The report cites that a third of Manhattan’s office inventory is LEED-certified while only a tenth of Louisville’s office inventory is LEED-certified.  And Manhattan office space is pricier than Louisville’s.  Yet rent premiums of Manhattan offices versus Louisville offices have very little to do with whether the buildings are LEED-certified.  It’s because it’s Manhattan and Louisville!

Voodoo Economics

What you don’t find discussed in the study, which harms its credibility, is recognition that constructing a LEED-certified building is a more expensive proposition in up-front capital investment than constructing or renovating a non-LEED certified building.  If there is only a miniscule, or nonexistent, rent premium for the LEED-certified office, the rate of return will indicate a losing investment proposition, not a winning one. That is the opposite conclusion that the study’s title warrants.

The study also argues green buildings offer lower mortgage default risk for investors.  That may not be the case looking forward into the coming years, when considering LEED-certified buildings are disproportionately concentrated in at-risk real estate bubble markets of Manhattan, San Francisco, and so on.

Further, LEED certified buildings are a favorite of the tech industry. And the tech industry right now is on the verge of a major correction, with job losses piling up and with office buildings, many LEED-certified, being vacant and leases being abandoned.  LEED-certified buildings may post higher default rates than traditional offices as we experience the grips of a recession or slowdown, or certainly if another tech bubble bursts.

Unaddressed in the study and regression analysis is what impact government leasing of LEED-certified buildings has on rent spreads.  One of the largest tenants of metropolitan office space is often government.  If bureaucrats favor LEED-certified space and aren’t afraid to pay up with taxpayer dollars to rent it, rent spreads for LEED-certified buildings are likely to skew.  Without government subsidy, there may be no rent premium for LEED certification.  Perhaps, there might even be a ‘green discount’.

Communal Paradise Lost?

There are other flaws in the study.

It wrongly assumes de facto ‘increased productivity’ associated with LEED-certified buildings.  That’s not obvious or necessarily true for the workers who inhabit them.  Ledger entries of debits and credits by accountants working in a LEED-certified building don’t magically happen quicker or more accurately than they would when the accountant is working in a non-LEED-certified building.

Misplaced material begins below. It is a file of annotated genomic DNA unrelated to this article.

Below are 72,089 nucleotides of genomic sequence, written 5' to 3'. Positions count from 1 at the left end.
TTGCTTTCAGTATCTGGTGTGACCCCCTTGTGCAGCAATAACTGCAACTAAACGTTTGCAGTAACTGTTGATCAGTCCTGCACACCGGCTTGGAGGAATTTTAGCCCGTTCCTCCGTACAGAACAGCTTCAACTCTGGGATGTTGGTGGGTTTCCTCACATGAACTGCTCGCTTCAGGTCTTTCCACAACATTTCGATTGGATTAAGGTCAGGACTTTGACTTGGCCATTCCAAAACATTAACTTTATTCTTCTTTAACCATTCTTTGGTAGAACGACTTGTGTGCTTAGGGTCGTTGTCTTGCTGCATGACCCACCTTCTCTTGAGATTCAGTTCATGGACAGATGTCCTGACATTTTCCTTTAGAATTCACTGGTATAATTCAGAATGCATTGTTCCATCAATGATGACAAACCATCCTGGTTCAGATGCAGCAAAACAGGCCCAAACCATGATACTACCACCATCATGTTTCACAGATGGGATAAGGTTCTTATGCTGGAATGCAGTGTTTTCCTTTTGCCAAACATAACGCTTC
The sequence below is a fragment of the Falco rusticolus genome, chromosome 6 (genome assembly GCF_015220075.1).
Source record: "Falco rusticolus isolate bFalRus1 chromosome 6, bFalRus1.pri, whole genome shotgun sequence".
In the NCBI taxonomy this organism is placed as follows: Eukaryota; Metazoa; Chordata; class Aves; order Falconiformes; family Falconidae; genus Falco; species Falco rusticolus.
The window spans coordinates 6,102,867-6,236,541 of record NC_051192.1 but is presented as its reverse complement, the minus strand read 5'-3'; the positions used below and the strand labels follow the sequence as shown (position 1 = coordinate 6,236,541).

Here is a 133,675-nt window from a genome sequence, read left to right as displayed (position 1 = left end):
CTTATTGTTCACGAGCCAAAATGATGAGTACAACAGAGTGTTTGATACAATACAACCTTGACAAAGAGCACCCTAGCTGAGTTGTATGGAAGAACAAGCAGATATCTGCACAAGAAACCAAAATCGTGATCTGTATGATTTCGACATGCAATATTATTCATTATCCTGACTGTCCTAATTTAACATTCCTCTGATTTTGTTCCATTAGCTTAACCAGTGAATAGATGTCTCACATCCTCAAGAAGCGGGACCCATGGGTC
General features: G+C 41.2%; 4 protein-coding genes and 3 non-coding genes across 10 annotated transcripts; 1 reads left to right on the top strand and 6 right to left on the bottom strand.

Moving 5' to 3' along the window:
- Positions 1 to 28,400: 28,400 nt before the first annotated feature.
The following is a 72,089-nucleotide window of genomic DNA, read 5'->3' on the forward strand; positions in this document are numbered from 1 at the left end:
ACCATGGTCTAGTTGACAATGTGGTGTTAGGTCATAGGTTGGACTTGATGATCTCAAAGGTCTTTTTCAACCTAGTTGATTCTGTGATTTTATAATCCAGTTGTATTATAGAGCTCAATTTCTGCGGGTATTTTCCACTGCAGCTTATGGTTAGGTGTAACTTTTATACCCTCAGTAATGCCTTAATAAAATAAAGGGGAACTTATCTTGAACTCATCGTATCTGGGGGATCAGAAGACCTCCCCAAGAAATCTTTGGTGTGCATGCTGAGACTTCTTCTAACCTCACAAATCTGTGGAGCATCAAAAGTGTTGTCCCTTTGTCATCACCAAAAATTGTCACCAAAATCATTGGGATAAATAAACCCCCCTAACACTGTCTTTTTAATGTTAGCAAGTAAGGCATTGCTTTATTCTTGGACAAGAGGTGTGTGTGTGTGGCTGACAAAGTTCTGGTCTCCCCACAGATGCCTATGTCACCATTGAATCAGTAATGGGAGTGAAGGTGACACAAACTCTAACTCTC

There’s another false premise about LEED-certified buildings, particularly in the era of pandemic: the health and wellness benefits associated with LEED-certified buildings.  Today, there are health risks found in LEED design features.

For example, are low-flow water faucets in restrooms of LEED-certified buildings a health risk when it comes to hygiene and germ spread?  A similar question pertains to HVAC systems in LEED-certified buildings that try to balance energy efficiency targets with fresh air-to-recirculation air ratios.

These days, most office occupants do not relish the thought of breathing air all day that has longer average indoor residence time.  Or using faucets that trickle to wash hands.  The safer office building environment would employ higher water flows in restroom faucets to minimize germ transfer and HVAC systems using as much fresh air feed as practical.

And those celebrated common areas for collaboration, meeting, and eating utilized in LEED-certified buildings? Just another venue for potential disease transmission.

Pandemic necessitated a re-think of all facets of life and business.  Yet LEED-certified design has largely escaped such a re-think.  Why?  Aspects common in, or mandated by, LEED certification need an objective reassessment as to whether they are beneficial in the era of Covid.

Too Much of a Green Thing